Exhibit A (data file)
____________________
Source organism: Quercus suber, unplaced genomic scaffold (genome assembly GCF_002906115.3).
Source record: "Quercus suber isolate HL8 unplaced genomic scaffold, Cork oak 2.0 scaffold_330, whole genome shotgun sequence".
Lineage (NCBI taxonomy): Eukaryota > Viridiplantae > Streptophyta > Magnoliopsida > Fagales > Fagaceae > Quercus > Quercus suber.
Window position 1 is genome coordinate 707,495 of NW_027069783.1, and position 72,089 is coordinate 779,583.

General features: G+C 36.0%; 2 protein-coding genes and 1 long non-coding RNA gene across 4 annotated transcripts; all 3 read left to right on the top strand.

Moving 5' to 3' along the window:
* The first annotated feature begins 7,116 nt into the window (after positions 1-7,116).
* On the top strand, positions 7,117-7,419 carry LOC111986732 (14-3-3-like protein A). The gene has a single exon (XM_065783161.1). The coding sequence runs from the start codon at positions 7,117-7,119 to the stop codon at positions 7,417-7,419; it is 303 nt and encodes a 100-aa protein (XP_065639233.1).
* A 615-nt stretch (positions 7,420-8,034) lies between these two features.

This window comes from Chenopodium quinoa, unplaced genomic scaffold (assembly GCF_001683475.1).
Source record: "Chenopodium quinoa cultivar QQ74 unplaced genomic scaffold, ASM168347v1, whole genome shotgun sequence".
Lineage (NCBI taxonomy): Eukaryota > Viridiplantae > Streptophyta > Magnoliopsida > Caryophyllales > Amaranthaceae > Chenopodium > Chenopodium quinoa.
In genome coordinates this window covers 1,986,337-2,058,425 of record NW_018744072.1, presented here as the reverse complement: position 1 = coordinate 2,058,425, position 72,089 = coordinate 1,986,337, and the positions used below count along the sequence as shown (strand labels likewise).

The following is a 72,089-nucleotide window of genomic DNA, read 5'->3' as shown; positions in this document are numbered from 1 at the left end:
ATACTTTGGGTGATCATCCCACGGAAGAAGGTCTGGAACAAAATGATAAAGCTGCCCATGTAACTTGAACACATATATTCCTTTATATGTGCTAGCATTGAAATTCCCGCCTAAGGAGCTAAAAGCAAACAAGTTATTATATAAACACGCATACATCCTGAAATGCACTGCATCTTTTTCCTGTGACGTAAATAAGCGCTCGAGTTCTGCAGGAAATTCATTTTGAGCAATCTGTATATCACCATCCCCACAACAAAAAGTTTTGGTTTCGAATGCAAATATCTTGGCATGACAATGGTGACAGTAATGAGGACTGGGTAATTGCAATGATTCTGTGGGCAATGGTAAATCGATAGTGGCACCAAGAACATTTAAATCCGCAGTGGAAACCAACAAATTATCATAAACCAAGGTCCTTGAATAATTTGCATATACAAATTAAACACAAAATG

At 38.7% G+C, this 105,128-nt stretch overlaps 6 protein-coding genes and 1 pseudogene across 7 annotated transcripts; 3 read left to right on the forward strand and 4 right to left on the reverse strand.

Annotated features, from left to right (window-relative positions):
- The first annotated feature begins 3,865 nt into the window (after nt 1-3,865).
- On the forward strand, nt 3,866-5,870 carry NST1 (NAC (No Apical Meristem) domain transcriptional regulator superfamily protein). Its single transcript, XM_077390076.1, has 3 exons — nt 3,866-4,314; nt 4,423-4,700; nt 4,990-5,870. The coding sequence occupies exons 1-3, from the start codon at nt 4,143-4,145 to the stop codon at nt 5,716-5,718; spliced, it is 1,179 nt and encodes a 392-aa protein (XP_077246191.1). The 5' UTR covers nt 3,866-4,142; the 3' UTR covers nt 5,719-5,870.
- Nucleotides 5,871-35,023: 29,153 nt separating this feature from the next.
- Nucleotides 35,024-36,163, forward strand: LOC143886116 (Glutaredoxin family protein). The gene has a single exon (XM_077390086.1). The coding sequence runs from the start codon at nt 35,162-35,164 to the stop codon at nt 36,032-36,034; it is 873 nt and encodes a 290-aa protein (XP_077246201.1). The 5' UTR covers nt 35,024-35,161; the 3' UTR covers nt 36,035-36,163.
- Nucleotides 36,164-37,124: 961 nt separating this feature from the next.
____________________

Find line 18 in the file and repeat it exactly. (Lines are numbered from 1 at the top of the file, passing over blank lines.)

- The first annotated feature begins 3,865 nt into the window (after nt 1-3,865).